Combatting Depression with Laughter

Combatting Depression with Laughter

Studies have shown that laughter can powerfully affect physical and emotional health. It produces serotonin, which many scientists believe maintains mood balance, and creates additional endorphins, which act as both an analgesic and a sedative. In addition to serving as an effective distraction from anxiety, sadness and anger, laughter can provide psychological distance, temporarily taking a person’s focus off of his or her problems.

Laughter helps individuals relax, reduces stress and allows them to be more compassionate and open to asking others for help and support. Try to find the humor in difficult situations, appreciate the ironies and often illogical nature of life, and recall funny memories. Spend time with people who laugh easily.

Other ways to increase humor in your life include:

  • Reading a funny book, such as F in Exams: The Very Best Totally Wrong Test Answers by Richard Benson.
  • Watching comedy videos on YouTube like Vine compilations.
  • Enjoying humorous movies and television series, for instance “Ferris Bueller’s Day Off” and “Unbreakable Kimmy Schmidt.”
  • Watching stand-up comedy, including performances by teenage and young adult comics like Cameron Elmore, or going to a comedy club.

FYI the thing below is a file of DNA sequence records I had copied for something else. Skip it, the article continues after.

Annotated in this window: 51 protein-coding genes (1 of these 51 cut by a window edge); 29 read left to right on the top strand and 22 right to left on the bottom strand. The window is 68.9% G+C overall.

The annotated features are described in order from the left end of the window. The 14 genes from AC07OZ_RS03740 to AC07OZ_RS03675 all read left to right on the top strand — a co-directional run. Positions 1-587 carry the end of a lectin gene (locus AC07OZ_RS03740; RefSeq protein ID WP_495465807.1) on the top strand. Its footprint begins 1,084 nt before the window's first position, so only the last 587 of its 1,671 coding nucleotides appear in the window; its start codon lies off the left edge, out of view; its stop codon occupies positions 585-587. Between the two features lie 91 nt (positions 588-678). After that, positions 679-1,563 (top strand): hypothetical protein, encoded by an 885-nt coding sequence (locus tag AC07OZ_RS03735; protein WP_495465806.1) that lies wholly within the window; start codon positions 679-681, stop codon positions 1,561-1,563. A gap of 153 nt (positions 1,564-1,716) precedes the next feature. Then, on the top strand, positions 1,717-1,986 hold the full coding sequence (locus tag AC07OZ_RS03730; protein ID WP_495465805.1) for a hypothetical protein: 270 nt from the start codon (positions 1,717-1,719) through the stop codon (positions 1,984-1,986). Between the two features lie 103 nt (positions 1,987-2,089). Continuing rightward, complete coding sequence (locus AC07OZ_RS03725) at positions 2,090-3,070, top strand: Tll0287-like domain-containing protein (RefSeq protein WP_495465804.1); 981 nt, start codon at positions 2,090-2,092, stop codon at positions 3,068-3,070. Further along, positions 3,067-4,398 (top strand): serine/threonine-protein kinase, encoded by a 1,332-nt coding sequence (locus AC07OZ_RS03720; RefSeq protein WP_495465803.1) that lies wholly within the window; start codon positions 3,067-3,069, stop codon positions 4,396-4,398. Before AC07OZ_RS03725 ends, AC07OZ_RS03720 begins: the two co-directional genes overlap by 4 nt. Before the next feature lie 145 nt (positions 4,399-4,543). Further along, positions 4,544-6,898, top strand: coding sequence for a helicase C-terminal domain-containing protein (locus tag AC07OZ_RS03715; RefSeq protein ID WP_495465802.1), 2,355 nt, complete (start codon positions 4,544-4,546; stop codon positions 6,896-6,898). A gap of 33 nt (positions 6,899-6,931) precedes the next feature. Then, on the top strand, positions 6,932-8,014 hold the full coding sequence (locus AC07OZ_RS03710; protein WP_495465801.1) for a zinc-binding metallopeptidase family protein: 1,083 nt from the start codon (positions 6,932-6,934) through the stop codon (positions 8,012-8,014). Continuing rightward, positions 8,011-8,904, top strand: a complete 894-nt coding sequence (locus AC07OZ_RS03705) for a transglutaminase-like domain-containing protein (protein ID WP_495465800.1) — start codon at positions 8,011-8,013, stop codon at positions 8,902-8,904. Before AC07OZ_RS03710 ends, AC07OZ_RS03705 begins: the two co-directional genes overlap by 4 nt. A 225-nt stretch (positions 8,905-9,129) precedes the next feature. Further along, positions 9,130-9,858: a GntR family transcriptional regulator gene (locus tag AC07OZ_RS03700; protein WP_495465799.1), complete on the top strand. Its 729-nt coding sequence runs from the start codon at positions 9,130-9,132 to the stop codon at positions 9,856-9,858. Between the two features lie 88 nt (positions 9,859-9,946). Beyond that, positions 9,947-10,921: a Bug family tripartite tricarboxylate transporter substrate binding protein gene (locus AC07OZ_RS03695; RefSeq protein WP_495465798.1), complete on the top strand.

• Bringing humor into your daily conversations by asking people, “What is the funniest thing that happened to you this week?”
  • Watching and listening to comedy on the Internet and radio, such as the TED Talk, “I got 99 problems … palsy is just one” by Maysoon Zayid.
  • Reading the comics or finding some on social media, including Gemma Correll’s cartoons about living with anxiety and depression, which have been featured by Mental Health America as shown above.
  • Smiling more often, which can improve your mood, releases endorphins and serotonin, and often is contagious with others.
  • Surrounding yourself with things that make you happy, for example, putting copies of favorite Memes, humorous magnets and/or pictures of you and your friends and family having fun in your locker and your room at home.
  • Counting your blessings and remembering all of the good things in your life.

Laughter can connect you to others, increase your resilience and even bring positive change to your life. Perhaps as Relatable Post #1392 says, “Whenever…[you] get sad,…just imagine a T-Rex trying to pick up a basketball.”

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